Why the correction? Machines have taken over

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The global factors behind Friday's big selloff

In days of old, a Wall Street blowout like Friday's would have featured harried traders shouting out sell orders on exchange floors, trying to limit their losses as the market crumbled.

The new market age is decidedly different: Rather than that seething cacophony, aggressive corrections like the current ones are directed by a faceless metronome of computer-generated orders, triggering irresistible momentum and trillions in losses.

Amid it all, market veterans are left to ponder when the script will flip and market direction will turn not by newfound optimism among traders in the pits, but rather by algorithms that generate "buy" rather than "sell" signals.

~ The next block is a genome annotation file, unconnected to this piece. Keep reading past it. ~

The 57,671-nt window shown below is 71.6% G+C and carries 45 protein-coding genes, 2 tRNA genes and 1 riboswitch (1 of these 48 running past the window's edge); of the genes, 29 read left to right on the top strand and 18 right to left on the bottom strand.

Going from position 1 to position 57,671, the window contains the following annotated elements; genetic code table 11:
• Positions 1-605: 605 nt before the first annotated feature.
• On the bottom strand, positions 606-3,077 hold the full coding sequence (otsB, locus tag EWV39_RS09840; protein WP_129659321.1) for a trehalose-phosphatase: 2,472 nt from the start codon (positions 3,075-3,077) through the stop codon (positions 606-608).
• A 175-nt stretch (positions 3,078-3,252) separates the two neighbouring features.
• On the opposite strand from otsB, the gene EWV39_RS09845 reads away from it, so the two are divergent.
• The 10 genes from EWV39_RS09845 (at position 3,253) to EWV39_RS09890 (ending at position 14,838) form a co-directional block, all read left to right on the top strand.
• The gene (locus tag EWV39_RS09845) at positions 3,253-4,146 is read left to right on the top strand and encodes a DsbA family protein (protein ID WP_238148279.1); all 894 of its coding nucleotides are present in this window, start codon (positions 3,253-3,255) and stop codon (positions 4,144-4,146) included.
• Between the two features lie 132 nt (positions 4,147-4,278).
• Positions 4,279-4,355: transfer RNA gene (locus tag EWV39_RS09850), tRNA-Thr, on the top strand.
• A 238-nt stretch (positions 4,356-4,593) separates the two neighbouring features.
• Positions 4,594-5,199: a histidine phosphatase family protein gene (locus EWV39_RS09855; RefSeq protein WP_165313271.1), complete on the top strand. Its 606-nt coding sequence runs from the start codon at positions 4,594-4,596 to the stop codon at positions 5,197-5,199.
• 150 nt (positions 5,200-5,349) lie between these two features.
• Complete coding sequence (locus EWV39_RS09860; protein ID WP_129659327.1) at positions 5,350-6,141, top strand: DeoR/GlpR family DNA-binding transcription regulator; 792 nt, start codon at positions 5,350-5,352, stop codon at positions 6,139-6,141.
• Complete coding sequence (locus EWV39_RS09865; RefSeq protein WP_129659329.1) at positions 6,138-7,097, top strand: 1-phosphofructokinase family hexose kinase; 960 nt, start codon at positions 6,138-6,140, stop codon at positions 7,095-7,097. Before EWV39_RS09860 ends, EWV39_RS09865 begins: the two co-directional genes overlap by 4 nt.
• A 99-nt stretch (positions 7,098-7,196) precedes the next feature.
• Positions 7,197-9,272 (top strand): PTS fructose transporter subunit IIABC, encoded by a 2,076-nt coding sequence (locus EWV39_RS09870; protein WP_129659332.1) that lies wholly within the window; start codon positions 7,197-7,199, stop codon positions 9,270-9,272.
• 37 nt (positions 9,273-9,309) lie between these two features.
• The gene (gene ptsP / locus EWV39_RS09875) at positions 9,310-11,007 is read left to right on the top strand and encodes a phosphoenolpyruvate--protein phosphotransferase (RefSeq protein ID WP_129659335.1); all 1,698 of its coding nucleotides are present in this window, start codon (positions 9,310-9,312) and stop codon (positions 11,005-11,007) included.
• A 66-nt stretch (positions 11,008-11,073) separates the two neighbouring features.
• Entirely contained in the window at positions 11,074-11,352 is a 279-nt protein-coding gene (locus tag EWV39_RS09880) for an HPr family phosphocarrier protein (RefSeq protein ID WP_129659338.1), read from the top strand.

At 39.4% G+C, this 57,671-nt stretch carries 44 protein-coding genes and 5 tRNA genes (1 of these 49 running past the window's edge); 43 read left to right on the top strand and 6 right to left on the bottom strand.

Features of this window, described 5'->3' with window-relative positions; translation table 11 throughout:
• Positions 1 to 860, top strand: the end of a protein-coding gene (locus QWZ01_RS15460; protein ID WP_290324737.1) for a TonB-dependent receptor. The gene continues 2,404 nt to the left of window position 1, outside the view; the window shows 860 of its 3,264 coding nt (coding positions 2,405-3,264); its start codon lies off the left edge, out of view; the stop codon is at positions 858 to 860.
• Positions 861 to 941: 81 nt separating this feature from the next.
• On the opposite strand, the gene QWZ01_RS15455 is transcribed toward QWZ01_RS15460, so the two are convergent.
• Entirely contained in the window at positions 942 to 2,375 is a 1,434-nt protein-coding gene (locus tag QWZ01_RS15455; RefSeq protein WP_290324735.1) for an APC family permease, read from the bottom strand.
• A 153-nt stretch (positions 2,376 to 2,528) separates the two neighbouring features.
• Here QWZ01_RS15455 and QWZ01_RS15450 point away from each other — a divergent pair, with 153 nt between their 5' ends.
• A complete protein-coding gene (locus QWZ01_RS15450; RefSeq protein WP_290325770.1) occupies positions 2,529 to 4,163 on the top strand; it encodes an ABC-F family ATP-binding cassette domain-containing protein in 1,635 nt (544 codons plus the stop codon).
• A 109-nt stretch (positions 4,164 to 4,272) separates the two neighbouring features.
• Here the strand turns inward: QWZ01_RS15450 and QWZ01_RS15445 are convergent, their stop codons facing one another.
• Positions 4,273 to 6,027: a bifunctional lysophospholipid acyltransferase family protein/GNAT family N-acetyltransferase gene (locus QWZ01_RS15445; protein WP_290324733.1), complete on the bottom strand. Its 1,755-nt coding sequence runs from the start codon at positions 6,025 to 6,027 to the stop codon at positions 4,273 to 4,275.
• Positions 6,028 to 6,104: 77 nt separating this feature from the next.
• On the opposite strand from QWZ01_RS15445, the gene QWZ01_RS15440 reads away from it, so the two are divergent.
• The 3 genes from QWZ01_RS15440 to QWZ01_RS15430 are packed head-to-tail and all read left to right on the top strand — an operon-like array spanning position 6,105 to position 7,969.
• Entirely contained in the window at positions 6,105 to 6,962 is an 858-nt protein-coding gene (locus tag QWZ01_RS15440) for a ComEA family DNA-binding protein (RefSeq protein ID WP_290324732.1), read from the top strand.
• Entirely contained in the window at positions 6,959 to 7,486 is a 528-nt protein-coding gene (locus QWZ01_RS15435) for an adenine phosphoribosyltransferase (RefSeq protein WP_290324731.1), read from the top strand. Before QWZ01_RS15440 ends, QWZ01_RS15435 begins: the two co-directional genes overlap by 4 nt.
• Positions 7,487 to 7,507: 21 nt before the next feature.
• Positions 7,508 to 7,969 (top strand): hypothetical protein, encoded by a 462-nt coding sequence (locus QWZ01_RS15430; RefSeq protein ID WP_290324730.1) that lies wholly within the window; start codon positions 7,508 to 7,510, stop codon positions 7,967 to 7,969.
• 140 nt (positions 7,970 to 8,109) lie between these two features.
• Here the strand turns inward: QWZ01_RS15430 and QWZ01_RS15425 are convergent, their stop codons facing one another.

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"It feels like sell program after sell program," said Michael Cohn, chief market strategist at Atlantis Asset Management, a boutique firm in New York. "It seems to happen first thing in the morning, and then however the market transpires during the day is how they close it. If it looks like it's coming back, they'll take it at the end. If if looks like it's heading lower, they'll slam it at the end of the day."

It's no secret that humans are having increasingly less influence on the markets generally. But traders feel the machines are having an outsized influence during the most recent slide, which has sent the major U.S. averages into correction territory.

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